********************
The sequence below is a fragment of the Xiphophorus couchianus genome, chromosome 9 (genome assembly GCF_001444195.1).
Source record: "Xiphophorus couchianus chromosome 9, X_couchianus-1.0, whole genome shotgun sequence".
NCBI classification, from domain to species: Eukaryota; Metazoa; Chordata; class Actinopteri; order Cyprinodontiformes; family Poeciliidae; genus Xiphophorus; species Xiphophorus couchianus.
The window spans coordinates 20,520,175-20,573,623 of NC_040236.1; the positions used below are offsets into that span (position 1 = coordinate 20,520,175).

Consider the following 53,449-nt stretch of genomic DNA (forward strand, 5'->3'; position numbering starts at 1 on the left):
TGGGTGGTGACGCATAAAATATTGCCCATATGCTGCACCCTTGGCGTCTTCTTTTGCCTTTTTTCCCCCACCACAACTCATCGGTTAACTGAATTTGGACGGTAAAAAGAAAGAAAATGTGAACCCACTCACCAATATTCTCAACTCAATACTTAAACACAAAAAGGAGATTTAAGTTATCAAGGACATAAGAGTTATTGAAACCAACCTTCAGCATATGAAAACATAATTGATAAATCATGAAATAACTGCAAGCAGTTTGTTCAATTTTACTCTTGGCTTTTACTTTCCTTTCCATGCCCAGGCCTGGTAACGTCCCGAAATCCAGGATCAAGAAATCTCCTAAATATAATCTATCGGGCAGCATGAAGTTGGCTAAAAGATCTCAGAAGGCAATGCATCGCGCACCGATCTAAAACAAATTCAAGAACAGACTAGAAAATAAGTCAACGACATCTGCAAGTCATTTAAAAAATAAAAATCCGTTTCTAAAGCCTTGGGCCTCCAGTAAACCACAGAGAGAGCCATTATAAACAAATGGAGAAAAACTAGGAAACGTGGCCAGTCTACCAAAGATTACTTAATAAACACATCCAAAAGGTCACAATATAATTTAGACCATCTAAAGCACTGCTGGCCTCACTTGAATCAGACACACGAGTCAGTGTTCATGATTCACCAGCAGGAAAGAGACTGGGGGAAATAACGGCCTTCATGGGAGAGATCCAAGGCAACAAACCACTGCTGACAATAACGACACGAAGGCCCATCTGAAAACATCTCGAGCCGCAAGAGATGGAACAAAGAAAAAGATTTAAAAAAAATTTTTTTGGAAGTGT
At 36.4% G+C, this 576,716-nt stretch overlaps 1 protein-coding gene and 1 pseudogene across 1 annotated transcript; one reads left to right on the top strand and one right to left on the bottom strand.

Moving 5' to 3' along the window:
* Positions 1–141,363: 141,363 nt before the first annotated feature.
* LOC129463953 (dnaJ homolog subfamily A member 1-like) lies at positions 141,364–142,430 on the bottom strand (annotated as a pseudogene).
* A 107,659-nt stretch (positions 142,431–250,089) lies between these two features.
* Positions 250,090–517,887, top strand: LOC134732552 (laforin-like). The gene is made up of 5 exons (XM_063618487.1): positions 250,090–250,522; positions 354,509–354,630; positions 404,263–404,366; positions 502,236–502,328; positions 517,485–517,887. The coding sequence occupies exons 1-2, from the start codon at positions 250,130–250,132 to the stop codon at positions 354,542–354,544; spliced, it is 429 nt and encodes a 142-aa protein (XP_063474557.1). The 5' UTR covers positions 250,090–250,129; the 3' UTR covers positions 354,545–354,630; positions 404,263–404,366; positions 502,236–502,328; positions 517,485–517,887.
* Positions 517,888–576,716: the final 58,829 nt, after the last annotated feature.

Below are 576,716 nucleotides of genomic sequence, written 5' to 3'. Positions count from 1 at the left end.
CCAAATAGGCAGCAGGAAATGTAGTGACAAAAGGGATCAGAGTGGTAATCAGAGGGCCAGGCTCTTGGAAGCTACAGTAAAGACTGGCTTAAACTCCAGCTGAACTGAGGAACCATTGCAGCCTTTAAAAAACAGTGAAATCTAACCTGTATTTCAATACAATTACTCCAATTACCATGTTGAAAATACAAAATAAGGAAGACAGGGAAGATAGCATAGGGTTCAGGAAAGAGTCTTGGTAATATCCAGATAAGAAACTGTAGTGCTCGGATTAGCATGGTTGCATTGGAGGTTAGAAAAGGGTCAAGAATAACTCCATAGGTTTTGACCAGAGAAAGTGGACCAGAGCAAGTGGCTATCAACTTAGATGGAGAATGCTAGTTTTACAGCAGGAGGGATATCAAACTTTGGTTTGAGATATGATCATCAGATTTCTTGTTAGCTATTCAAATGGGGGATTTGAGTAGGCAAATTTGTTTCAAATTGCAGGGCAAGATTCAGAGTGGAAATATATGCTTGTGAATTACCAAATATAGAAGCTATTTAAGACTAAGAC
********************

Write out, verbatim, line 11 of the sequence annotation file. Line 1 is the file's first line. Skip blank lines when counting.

* A 107,659-nt stretch (positions 142,431–250,089) lies between these two features.